A wooden sculpture of Jesus Christ on a donkey (c. 1378), Germanisches Nationalmuseum in Nuremberg, Germany.

“Lo, your king comes to you… humble and riding on a donkey.” Zechariah promises a king who will ride to Jerusalem upon a donkey. It is the ancient rite of accession in Jerusalem – the king coming in humility and as a symbol of peace. But the prophet is not promising window dressing and political posturing. He proclaims God’s living promise for a people who have known too much war.

The psalmist, too, speaks of kingship this Sunday, celebrating the God of mercy and steadfast love whose dominion endures forever, and who lifts up the downtrodden.

It is an interesting coincidence on this weekend our nation celebrates the anniversary of its founding document. What should governance be? What does true kingship look like? In a world of tyrants and self-serving rulers, our true king comes to us “humble and riding on a donkey.”

The elite members of Judean society criticized John for being too severe – and Jesus for being a glutton. They dismissed John’s prophetic voice because he fasted excessively – and Jesus because he didn’t fast enough: comfortable excuses for ignoring their message that the God of justice and mercy was coming to reign among them.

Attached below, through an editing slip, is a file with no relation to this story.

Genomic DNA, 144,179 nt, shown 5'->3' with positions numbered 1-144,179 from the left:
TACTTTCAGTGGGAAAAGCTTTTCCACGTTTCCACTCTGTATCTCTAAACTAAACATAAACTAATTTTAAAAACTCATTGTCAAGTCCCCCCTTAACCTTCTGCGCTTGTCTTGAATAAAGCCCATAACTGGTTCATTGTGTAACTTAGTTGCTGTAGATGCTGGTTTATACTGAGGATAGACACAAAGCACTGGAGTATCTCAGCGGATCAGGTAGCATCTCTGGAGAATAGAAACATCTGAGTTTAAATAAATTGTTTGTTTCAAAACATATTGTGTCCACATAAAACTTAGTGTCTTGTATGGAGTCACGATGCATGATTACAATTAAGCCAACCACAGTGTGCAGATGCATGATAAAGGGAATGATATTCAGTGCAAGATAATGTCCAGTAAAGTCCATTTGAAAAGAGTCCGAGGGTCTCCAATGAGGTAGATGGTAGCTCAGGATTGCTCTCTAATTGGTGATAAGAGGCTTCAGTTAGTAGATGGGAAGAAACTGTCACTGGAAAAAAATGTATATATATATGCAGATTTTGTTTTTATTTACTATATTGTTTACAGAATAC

But there are those who hear. Those who enter into this reign of God. Those who take up this yoke that is not a brutal burden of tribute and taxation, but a glorious and gentle rule of grace and life. A sharing of bread. A forgiving of debts. A lifting up of the downtrodden. A healing of the sick and freeing of the bound. A dawning of the Spirit of God.

The Prayer for July 6, 2014

Gracious God,
in Jesus you invite all people into the path of your teaching and life.
By your Holy Spirit, open our hearts and lives to your message
that, following your Son, we may find true rest for our souls.

The Texts for July 6, 2014

First Reading: Zechariah 9:9-12
“Lo, your king comes to you; triumphant and victorious is he, humble and riding on a donkey, on a colt, the foal of a donkey.” – A prophetic message from the book of Zechariah promises a king to come – not as conqueror upon a warhorse, but as prince of peace upon a donkey. It comes to us in the weary years after Babylon has fallen, but Judah is a poor backwater of the Persian empire.